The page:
||Justification, Sanctification, and Merit
in Catholic Teaching
The radical sanctification of the soul is the result of the Trinity dwelling in the soul, in its essence, as in a temple, dwelling as He is in Himself, consubstantially. The Trinity AS Trinity makes a supernatural 'nest' in the substance of the soul elevating it to His Divine level; this is what is in the Human Soul of Christ Who shares this presence of the Trinity that is in His Soul with our souls by incorporation into Him in
Baptism (Gal 3:27; 1 Cor 12:13; Rom 6:3-4).
By Baptism God is substantially present in the soul as Trinity, and yet the soul is still its own substance. That is why the person is 'set apart for
God,' i.e., for God to dwell there as in a temple far exceeds His being there as Creator. In addition, supernatural Faith is poured into the mind as a real power; supernatural Hope in God is poured into the will; and above all supernatural Love of God is poured into the will, making faith alive with divine love
(1 Cor 13:2,13; Gal 5:6) as a radical power (along with many other virtues or real powers). All this is a participation or sharing in of what is in Christ's Soul, Mind and Will.
A partial example: If you know math and you teach it to me, you still have it and now I do, too. Supernatural realities can likewise be shared without being lost. As the sunshine lights up the room without losing its own light, so the Holy Spirit lights up the baptized soul with the Light that is in Christ's Human Soul (in its substance) and in His Mind and Will; there is a real sharing union with Christ spirituality, but latently. It is far more than being set apart (to be used); more than receiving faith. God is received actually as well as a grace that adjusts the soul to Him (His supernatural nest), as well as infused supernatural powers of believing in God, hope that He can accomplished what He promises, love of Him as He loves His Son and they the Holy Spirit, and vice-versa.
This creates a radical power of mutual Love, of open doors to one another. God is thus not separate from the baptized soul so graced. God is not just in his (the baptized) mind, but in his mind in a faith that is filled with Hope and Love arising out of the Spirit's indwelling consubstantially. Thus he is a radically supernatural creature, actually regenerated with the holiness of God Himself Who is there, and thus made right (justified) with God through the mutual presence, but latently so.
God is just, so if He is making His personal home in the soul the soul is made just (right with God) by the grace which sanctifies him to accommodate Him. This is presupposed when we speak of working and fighting the tendencies of Original sin. Now God is going to give external graces to the person to activate his powers (he will be catechized by his parents, the Church, etc.) and at the same time will give an interior grace to accept the exterior grace. This interior grace comes from a movement of love from God Who is in the soul to the person who is free to ignore or accept. (So it is like God singing a tune from within which is 'picked up' by the graced person who sings along simultaneously developing the latent power to sing, such that both are simultaneously singing all of the tune: God first in the order of cause and the person second in the order of cause (the song is the result or effect). Obviously there wouldn't be a second inferior action of singing the tune if the first (God within the soul) hadn't sung it in him. It is a duet! If we accept the grace given to us from God within us, there is a development of the radical sanctification already received in Baptism (God's indwelling) which spreads into the activity of the person and the holiness of God spreads more into all the areas of a person's life.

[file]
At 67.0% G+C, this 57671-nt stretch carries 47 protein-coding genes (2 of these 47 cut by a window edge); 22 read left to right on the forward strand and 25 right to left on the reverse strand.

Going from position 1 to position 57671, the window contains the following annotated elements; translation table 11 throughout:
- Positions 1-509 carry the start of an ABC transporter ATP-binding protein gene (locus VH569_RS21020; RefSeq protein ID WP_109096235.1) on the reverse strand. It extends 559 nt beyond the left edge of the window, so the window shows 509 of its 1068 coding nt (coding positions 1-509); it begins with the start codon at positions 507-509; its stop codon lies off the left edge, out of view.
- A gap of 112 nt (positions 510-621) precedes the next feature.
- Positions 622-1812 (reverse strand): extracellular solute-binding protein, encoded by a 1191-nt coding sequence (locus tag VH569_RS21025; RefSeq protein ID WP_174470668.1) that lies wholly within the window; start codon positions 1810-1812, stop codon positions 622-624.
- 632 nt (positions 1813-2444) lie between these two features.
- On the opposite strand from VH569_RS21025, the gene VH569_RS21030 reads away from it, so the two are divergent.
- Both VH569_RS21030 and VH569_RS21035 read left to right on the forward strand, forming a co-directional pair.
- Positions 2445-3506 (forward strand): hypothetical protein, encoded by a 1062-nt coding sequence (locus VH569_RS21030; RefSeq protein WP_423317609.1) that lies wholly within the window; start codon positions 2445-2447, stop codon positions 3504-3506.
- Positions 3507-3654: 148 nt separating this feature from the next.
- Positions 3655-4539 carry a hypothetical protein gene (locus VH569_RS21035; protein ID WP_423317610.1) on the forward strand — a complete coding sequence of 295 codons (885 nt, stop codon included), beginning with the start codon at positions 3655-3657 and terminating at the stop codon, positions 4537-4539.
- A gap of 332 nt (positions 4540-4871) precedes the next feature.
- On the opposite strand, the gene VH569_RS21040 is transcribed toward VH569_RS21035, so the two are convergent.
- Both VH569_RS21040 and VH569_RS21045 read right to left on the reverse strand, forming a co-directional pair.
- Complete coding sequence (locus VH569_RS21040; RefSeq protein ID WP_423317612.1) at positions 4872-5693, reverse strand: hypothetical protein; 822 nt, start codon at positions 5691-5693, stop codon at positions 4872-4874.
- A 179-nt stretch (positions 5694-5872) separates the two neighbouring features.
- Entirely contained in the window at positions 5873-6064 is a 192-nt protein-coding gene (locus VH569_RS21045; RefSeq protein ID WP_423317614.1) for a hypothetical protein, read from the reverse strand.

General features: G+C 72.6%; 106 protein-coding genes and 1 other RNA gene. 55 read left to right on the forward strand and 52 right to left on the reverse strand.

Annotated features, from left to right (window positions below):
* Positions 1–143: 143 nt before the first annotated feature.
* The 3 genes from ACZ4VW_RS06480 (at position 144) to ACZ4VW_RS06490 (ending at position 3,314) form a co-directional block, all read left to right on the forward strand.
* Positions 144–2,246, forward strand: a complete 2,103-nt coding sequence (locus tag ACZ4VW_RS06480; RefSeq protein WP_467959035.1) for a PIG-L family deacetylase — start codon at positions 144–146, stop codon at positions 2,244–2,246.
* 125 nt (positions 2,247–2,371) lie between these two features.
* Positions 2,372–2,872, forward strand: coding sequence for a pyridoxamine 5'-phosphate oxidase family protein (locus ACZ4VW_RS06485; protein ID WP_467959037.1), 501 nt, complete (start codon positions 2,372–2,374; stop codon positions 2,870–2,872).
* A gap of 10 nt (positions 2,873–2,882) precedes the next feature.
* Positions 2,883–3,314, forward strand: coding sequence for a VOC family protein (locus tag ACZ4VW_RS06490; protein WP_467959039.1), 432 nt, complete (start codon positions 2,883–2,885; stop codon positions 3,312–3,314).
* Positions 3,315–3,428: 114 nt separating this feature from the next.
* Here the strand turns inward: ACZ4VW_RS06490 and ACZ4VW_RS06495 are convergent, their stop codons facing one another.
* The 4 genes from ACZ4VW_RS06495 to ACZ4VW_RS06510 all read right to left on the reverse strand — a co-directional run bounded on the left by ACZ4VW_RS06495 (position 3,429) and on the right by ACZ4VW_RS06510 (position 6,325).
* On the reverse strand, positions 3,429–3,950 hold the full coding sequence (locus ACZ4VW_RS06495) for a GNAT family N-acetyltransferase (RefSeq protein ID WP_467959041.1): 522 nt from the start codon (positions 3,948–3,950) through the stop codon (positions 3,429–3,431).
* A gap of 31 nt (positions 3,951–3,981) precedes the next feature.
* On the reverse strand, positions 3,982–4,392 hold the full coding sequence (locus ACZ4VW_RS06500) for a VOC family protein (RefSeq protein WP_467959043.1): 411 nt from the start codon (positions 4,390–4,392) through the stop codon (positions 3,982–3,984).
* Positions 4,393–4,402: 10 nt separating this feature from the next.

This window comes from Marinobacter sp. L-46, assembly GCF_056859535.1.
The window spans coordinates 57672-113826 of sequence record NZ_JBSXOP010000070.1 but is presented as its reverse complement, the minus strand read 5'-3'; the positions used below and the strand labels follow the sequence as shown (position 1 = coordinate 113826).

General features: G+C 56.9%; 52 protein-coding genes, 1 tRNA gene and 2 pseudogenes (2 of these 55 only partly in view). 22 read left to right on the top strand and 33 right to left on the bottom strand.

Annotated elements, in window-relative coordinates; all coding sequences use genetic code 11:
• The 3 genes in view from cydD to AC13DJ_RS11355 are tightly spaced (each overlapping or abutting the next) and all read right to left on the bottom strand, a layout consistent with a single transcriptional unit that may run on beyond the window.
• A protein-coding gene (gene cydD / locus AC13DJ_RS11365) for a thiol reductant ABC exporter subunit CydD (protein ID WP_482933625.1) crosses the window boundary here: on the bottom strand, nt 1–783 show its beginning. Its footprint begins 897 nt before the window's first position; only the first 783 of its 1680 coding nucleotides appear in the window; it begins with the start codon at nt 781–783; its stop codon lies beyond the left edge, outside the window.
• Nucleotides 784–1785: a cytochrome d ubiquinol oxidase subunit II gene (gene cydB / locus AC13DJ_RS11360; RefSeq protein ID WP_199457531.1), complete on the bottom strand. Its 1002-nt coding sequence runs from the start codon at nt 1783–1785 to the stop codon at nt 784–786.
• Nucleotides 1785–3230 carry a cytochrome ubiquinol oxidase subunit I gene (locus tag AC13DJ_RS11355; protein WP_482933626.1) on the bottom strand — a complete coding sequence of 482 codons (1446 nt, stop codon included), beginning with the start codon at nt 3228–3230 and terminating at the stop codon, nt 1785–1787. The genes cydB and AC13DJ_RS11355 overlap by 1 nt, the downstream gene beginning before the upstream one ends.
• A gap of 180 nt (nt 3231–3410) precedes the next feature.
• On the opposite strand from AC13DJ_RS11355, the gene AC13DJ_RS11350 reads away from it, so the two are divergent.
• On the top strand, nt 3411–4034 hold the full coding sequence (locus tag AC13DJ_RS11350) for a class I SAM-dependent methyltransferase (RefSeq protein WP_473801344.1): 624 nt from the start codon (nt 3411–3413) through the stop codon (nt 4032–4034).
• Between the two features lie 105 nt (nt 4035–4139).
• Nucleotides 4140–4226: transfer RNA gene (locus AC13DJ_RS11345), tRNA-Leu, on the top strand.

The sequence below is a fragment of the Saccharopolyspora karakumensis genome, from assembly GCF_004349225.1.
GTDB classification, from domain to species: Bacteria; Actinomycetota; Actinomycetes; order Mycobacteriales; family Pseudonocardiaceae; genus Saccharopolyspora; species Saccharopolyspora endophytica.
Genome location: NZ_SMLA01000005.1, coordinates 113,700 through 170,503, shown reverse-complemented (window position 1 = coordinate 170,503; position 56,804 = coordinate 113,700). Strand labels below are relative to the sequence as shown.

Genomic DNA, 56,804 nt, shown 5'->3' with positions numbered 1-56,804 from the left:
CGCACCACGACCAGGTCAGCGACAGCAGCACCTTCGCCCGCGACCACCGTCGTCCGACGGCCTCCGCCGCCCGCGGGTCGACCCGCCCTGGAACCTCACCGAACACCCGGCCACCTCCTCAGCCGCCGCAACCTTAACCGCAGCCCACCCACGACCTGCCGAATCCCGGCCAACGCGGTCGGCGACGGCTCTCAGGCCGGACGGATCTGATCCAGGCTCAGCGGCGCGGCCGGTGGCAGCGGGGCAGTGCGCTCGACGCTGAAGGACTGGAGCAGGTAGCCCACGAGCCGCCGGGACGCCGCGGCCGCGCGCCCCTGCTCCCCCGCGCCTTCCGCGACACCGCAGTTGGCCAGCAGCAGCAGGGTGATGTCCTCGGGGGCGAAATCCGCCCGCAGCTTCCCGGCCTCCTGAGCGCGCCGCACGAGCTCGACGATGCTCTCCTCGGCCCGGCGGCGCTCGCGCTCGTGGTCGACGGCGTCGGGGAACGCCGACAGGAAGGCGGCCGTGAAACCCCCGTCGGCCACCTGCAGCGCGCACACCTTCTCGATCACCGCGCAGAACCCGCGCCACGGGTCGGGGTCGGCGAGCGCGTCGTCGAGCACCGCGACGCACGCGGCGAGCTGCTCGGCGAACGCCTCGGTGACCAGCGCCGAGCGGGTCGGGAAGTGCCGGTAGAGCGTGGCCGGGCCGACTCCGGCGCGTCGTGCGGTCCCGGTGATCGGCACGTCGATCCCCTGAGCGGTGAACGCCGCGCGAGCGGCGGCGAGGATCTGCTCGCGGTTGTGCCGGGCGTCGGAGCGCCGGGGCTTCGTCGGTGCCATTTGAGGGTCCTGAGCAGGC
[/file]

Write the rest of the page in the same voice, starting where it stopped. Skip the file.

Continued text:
But there is a problem: there is resistance in the mind, will, emotions or body which is experienced at the same time as grace is breathed from within where God is dwelling. It costs us to accept some graces, to overcome the resistance within us (there is also resistance outside us from the world and the devil). So when we use the word 'merit' we are presupposing that God is first doing the good action from within us, and we are accepting this action of God moving our will. Many people do not want to have to experience this pain of overcoming resistance to God's grace and so do not accept the grace.
Now if we ignore external and internal grace we will transgress; and if the transgression is serious we break the mutual union of love that is a real relation between us and God and He leaves the substance of our soul. We have killed the supernatural love in our soul, and faith becomes lifeless (without divine love) as does hope which becomes ineffectual. There is thus a darkness in the substance of the soul since the Trinity is not there anymore (except in keeping us in existence) as a result of our breaking the relationship with Him through serious free choice. Thus we lose our rightness with God, our radical holiness which results when He is present within.